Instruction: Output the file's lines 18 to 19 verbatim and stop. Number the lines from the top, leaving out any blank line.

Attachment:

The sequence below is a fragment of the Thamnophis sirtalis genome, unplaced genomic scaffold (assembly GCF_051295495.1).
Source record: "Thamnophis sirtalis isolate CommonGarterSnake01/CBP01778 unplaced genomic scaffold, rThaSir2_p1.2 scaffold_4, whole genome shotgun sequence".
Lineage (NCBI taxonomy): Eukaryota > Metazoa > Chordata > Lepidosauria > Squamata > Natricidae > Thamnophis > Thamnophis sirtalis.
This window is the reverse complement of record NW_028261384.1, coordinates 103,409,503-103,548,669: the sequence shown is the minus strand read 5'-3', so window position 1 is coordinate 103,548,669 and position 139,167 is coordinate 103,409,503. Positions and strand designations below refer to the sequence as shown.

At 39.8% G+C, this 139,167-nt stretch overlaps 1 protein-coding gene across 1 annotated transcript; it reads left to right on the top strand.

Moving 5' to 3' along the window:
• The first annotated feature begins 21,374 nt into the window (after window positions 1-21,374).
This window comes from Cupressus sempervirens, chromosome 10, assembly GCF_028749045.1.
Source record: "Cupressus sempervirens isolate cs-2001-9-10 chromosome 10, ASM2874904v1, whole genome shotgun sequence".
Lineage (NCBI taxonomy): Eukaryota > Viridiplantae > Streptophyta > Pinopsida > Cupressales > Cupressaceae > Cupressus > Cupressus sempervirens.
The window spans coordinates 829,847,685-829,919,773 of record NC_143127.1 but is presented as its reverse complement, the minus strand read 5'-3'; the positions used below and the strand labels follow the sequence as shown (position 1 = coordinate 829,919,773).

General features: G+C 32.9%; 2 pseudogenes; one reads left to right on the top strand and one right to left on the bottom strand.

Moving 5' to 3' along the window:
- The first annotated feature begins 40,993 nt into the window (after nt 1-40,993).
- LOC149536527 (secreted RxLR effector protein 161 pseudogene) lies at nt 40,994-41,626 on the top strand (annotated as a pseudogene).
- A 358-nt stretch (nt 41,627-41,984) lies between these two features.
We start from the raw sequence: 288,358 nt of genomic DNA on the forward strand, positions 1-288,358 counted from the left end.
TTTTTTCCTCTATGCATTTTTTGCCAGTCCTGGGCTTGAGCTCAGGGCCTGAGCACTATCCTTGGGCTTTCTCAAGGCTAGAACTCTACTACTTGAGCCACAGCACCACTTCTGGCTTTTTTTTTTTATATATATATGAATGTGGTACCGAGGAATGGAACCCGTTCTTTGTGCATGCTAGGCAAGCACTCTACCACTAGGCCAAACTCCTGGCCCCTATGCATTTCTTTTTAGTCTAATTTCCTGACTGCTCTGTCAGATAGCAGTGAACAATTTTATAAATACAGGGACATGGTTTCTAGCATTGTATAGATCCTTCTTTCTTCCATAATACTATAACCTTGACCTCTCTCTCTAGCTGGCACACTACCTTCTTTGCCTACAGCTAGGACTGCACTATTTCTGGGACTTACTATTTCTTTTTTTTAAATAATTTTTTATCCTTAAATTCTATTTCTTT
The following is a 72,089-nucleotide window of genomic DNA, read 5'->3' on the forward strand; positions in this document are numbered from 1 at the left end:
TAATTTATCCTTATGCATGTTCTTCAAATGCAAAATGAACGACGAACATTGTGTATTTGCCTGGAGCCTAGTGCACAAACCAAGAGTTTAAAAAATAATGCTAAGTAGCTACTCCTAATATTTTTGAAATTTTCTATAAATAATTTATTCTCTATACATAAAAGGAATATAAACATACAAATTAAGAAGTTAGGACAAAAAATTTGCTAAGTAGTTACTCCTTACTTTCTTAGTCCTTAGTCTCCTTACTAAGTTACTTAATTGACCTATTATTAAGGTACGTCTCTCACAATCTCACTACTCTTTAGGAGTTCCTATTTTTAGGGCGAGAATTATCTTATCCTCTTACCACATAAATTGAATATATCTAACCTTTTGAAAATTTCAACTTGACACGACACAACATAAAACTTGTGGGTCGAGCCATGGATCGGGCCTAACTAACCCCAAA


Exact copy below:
TTTTTTCCTCTATGCATTTTTTGCCAGTCCTGGGCTTGAGCTCAGGGCCTGAGCACTATCCTTGGGCTTTCTCAAGGCTAGAACTCTACTACTTGAGCCACAGCACCACTTCTGGCTTTTTTTTTTTATATATATATGAATGTGGTACCGAGGAATGGAACCCGTTCTTTGTGCATGCTAGGCAAGCACTCTACCACTAGGCCAAACTCCTGGCCCCTATGCATTTCTTTTTAGTCTAATTTCCTGACTGCTCTGTCAGATAGCAGTGAACAATTTTATAAATACAGGGACATGGTTTCTAGCATTGTATAGATCCTTCTTTCTTCCATAATACTATAACCTTGACCTCTCTCTCTAGCTGGCACACTACCTTCTTTGCCTACAGCTAGGACTGCACTATTTCTGGGACTTACTATTTCTTTTTTTTAAATAATTTTTTATCCTTAAATTCTATTTCTTT
The following is a 72,089-nucleotide window of genomic DNA, read 5'->3' on the forward strand; positions in this document are numbered from 1 at the left end: